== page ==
The CFL just got two massive steps closer to returning to the field in 2021.
According to a report from Dan Ralph of the Canadian Press, the Public Health Agency of Canada is now in the process of reviewing the league’s request for a national interest exemption for modified quarantine in cooperation with provincial health authorities.
On May 27, 3DownNation reported that PHAC would not review the CFL’s proposal without official written support from the six provinces. It now appears that hurdle has been passed.
If approved, the request would ensure the CFL identical quarantine protocols as the NHL, waiving 14-day isolation requirements in favor of a seven day quarantine with daily testing.
Additionally, the CFL and CFLPA have reached an agreement in principle on an amended collective bargaining agreement for the 2021 season. The deal must be ratified by the CFL board of governors on Monday.
“The memorandum of understanding that was presented to the player representatives was endorsed by our bargaining committee and is a fair agreement that represents the direction and needs of the CFLPA membership,” CFLPA executive director Brian Ramsay said in a statement.
“We eagerly anticipate the CFL now making the right decision to get the season going while maintaining the highest player safety standards.”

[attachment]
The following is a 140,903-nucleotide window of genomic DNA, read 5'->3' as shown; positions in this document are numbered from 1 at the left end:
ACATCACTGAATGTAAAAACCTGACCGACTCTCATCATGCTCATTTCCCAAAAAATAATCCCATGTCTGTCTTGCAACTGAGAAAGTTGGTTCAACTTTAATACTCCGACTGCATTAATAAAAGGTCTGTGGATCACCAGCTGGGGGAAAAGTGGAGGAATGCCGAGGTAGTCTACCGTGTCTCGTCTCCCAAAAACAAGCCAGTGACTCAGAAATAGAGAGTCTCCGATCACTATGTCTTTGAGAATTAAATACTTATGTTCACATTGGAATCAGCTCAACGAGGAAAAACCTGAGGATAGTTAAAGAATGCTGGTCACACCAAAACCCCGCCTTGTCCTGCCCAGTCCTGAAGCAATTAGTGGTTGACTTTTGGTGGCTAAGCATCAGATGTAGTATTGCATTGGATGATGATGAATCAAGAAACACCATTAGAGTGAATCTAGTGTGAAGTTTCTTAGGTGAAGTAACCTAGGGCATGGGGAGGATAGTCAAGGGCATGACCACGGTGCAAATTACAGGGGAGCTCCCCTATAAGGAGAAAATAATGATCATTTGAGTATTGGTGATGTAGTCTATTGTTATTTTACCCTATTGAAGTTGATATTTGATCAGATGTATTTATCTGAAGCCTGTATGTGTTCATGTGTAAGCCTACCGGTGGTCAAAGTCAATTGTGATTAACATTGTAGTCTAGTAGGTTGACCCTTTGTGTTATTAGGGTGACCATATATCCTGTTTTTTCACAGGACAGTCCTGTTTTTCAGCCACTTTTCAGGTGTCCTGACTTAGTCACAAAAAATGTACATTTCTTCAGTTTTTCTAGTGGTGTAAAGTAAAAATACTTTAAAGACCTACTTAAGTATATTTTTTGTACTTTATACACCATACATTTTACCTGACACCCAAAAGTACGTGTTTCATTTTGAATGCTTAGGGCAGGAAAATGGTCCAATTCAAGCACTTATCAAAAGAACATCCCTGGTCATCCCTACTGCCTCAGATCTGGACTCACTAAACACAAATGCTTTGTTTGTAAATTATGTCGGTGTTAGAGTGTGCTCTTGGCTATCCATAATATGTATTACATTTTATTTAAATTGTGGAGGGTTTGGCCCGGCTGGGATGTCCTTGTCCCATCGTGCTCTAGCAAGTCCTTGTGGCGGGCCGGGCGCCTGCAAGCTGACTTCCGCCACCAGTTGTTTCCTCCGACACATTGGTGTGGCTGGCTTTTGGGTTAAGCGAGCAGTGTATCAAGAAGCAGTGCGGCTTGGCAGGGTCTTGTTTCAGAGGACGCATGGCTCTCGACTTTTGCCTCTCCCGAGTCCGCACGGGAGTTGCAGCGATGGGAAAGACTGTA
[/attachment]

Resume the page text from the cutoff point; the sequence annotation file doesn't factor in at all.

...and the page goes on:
The board of governors are scheduled vote on the proposed August 5 start to the 2021 season on June 14.
In late April, the CFL delayed its start date with a 14-game schedule targeted to kick-off on August 5, culminating in a currently planned December 12 Grey Cup. For the timeline to be met, the league requires ‘a significant number of fans’ to be allowed in stadiums by municipal, provincial, and federal governments.
The league and players’ union began meetings during the second week of February with a focus on playing football this year. The two sides have submitted return to play health and safety plans to various levels of government in Canada and are working to finalize the details in hopes of getting the final stamp from the nation’s capital.
After the Canadian government refused to provide a $30 million interest-free loan a year ago, the board of governors voted to cancel the 2020 season. The CFL reportedly lost between $60 and $80 million in 2020 and are set to lose millions more if any kind of season is played in 2021.